De Grazia 2010

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Margreta de Grazia, "Anachronism." (2010)

"the failure to differentiate the world of the present-subject from that of the past-object is a violation of the basic principle of epistemology: the viewing subject must remain distinct from the viewed object. When one collapses into the other, knowledge cannot take place."

Ethical failure: "But to be guilty of anachronism implies another kind of wrongdoing. Our stance toward other periods has implications for our stance toward other persons. Indeed the way we talk about historical periods encourages us to think of them as persons. We anthropomorphize them, individuating one period from another by an animating spirit (Zeitgeist) and an informing consciousness (mentalité, mindset, episteme, Weltanschauung, world view). With periods as with persons, we have an (p. 14) obligation to respect difference. The reduction of the other to the same constitutes an effacement of the other, and for Lévinas, of the self as well.2 Not to recognize the distinguishing features of another period is thus more than an error of methodology or epistemology: it is an ethical failure."

Flashback, flashforward -- analepsis, prolepsis in rhetoric; figure of "hysteron proteron," the "preposterous

Turn in the 17c of chronology from story about time to numerical sequence of event -- "It is precisely because chronology referred and related to nothing outside its own calibration that it became the dominant mode of measuring time past. Any event from any place could be located on its continuum and put in relation to any other event there. It was absolute, like Newtonian space."

Dr Johnson -- Edward Gibbon, devising timelines; even including a timeline of his own writing

Dido and Aeneas live 200 years apart -- the ultimate anachronism, evident in Aeneas; Dryden says Virgil could still be a good poet and a bad chronologer, but that poets would do better to invent a place if they wanted to invent fancies

"Exposing and defending anachronism in literature becomes one of the routine tasks of eighteenth-century critics, applying chronology to poetry about the past in order to expose anachronisms and then excusing them by appealing to ‘poetic license’. ... Not only Lydgate, Gower, and Chaucer but also Spenser, Sidney, and above all Shakespeare are arraigned for anachronisms.30 At the same time, literary criticism is itself being (p. 20) organized along chronological timelines."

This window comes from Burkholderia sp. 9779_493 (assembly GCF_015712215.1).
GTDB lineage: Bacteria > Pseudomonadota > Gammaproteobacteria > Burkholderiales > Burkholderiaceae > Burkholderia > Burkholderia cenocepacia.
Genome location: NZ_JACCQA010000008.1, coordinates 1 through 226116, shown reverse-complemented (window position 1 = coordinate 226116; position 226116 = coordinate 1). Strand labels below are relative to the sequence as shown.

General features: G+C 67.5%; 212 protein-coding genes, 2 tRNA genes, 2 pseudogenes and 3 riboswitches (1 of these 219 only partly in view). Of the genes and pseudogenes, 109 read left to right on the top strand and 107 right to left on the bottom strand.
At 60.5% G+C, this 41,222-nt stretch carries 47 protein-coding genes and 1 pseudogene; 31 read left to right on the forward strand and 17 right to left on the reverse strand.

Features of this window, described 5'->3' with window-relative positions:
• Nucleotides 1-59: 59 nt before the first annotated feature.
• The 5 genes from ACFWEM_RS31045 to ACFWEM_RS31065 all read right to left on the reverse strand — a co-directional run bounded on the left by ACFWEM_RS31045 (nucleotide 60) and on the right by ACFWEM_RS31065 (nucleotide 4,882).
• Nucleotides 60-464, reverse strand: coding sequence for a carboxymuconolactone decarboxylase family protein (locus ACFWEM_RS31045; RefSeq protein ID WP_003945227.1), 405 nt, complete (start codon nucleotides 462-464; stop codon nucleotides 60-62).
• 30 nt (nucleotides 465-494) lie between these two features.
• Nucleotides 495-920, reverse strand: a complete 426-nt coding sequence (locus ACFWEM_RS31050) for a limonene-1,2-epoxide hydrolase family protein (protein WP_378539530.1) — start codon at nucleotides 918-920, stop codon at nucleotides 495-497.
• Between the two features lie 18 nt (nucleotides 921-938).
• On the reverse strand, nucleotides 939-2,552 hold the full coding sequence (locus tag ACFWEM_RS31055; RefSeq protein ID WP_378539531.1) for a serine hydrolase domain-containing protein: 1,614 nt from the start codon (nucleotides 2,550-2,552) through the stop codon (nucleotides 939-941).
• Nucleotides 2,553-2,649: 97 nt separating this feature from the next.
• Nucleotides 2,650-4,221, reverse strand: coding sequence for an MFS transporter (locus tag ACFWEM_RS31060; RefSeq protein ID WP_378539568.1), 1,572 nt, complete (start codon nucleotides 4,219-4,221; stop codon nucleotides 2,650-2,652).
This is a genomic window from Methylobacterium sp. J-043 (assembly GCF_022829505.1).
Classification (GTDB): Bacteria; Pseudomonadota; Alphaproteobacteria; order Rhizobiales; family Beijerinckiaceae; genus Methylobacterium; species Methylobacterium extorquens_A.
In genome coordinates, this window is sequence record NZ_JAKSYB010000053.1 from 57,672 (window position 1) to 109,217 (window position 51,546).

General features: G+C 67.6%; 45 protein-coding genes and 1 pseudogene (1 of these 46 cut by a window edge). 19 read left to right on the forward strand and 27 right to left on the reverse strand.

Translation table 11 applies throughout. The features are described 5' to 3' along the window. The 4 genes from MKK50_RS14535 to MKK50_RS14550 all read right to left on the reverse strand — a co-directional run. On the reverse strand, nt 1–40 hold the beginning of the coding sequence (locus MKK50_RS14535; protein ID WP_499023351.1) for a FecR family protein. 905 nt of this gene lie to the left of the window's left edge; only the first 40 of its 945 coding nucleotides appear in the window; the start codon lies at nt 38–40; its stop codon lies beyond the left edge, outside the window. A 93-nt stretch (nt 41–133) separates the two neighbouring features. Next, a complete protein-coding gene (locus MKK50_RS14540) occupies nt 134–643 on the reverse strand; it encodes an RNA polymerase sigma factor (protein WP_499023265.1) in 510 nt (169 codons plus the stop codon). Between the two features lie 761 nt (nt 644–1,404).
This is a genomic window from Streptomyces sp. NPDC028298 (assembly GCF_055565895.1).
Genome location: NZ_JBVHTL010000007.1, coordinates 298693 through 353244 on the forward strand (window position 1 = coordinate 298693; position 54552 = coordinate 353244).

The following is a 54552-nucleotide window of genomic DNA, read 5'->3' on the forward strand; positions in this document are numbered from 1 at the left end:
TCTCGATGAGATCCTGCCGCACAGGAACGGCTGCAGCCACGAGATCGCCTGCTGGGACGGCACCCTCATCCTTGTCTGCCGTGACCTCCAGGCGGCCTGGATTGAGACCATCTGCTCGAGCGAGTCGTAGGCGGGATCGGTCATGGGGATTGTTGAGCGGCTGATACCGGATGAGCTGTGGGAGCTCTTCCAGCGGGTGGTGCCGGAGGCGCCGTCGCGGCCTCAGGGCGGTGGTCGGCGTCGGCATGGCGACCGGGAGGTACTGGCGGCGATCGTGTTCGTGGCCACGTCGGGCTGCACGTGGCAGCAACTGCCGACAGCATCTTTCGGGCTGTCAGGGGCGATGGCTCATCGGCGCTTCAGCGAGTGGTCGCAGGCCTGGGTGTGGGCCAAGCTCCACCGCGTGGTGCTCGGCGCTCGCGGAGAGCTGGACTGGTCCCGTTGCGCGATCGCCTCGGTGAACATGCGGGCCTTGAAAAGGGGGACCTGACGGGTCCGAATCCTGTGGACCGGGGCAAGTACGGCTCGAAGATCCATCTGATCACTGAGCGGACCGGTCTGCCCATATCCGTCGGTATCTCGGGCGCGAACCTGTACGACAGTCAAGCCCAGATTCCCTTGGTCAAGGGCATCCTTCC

Lorenzo Valla, 1440, disproving authenticity of Donation of Constantine; seen as important precursor for textual criticism, since it uses anachronisms as an instrument of historical analysis -- but de Grazia shows he wasn't actually concerned with anachronism but with a display of rhetorical prowess, pure polemic; only after the Reformation did his refutation get taken up and turned into evidence against Roman Church

"Through most of the last century, a grasp of anachronism has been attributed not only to Valla but to the Renaissance period in general. It might well seem a rather minor feature to play an epoch-making role, especially when the capacity to diagnose it is figured as a ‘nose’, ‘ear’, or ‘eye’ for anachronism. (Periods have physiognomies as well as psychologies.) But the ability to detect and avoid anachronism has been taken as nothing less than evidence of historical consciousness. It requires an awareness that the past differs from the present and that the various periods of the past differ from one another. The Renaissance, it is often said, was not only conscious of diachrony but also conscious that it was conscious of it: in recognizing itself as a distinct period, both from remote antiquity (to which it would draw closer) and from the proximate dark ages (from which it would distance itself)." -- Petrarch as quintessential figure here

Modern historians agree about the "periodizing function of anachronism" -- Peter Burke and The Renaissance Sense of the Past is a major influence here, showing an emergent sense of anachronism in 1500-1700; Reformation/emergence of humanism seen as producing "a heightened sense of anachronism"; dissolution of monasteries "sharpened England's sense of its own antiquity"

Much of this historical work is influenced by Erwin Panofsky, Renaissance and Renascences -- classicizing subjects begin to be painted with classical dress, architecture, customs -- perspective offered "cognitive distance" that "enabled the Renaissance to comprehend both anachronism and perspective, historical change and spatial depth"

Thomas Greene, The Light in Troy -- finds Renaissance poets using poetic anachronism as dynamic source of artistic power